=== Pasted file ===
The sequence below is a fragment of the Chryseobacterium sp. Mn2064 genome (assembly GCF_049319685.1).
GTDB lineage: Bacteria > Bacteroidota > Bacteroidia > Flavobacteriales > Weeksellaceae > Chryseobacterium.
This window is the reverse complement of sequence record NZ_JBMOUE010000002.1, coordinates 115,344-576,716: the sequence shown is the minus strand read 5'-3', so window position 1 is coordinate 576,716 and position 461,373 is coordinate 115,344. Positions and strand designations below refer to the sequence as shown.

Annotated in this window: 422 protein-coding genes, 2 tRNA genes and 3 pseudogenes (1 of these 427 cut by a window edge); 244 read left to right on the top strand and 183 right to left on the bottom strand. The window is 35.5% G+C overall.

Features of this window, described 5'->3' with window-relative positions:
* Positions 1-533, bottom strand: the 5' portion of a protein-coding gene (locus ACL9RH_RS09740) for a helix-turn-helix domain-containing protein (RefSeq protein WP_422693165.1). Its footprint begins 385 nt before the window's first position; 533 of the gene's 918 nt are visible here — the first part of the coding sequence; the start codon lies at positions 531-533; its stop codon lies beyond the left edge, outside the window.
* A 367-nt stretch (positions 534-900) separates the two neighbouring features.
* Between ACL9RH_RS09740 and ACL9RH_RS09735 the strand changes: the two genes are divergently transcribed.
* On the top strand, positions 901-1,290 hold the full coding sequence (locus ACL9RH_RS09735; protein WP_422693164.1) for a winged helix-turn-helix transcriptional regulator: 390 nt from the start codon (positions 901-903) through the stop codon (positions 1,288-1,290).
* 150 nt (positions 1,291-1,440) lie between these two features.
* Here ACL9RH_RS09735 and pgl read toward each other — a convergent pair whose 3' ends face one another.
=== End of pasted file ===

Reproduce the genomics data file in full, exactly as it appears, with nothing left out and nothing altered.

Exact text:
The sequence below is a fragment of the Chryseobacterium sp. Mn2064 genome (assembly GCF_049319685.1).
GTDB lineage: Bacteria > Bacteroidota > Bacteroidia > Flavobacteriales > Weeksellaceae > Chryseobacterium.
This window is the reverse complement of sequence record NZ_JBMOUE010000002.1, coordinates 115,344-576,716: the sequence shown is the minus strand read 5'-3', so window position 1 is coordinate 576,716 and position 461,373 is coordinate 115,344. Positions and strand designations below refer to the sequence as shown.

Annotated in this window: 422 protein-coding genes, 2 tRNA genes and 3 pseudogenes (1 of these 427 cut by a window edge); 244 read left to right on the top strand and 183 right to left on the bottom strand. The window is 35.5% G+C overall.

Features of this window, described 5'->3' with window-relative positions:
* Positions 1-533, bottom strand: the 5' portion of a protein-coding gene (locus ACL9RH_RS09740) for a helix-turn-helix domain-containing protein (RefSeq protein WP_422693165.1). Its footprint begins 385 nt before the window's first position; 533 of the gene's 918 nt are visible here — the first part of the coding sequence; the start codon lies at positions 531-533; its stop codon lies beyond the left edge, outside the window.
* A 367-nt stretch (positions 534-900) separates the two neighbouring features.
* Between ACL9RH_RS09740 and ACL9RH_RS09735 the strand changes: the two genes are divergently transcribed.
* On the top strand, positions 901-1,290 hold the full coding sequence (locus ACL9RH_RS09735; protein WP_422693164.1) for a winged helix-turn-helix transcriptional regulator: 390 nt from the start codon (positions 901-903) through the stop codon (positions 1,288-1,290).
* 150 nt (positions 1,291-1,440) lie between these two features.
* Here ACL9RH_RS09735 and pgl read toward each other — a convergent pair whose 3' ends face one another.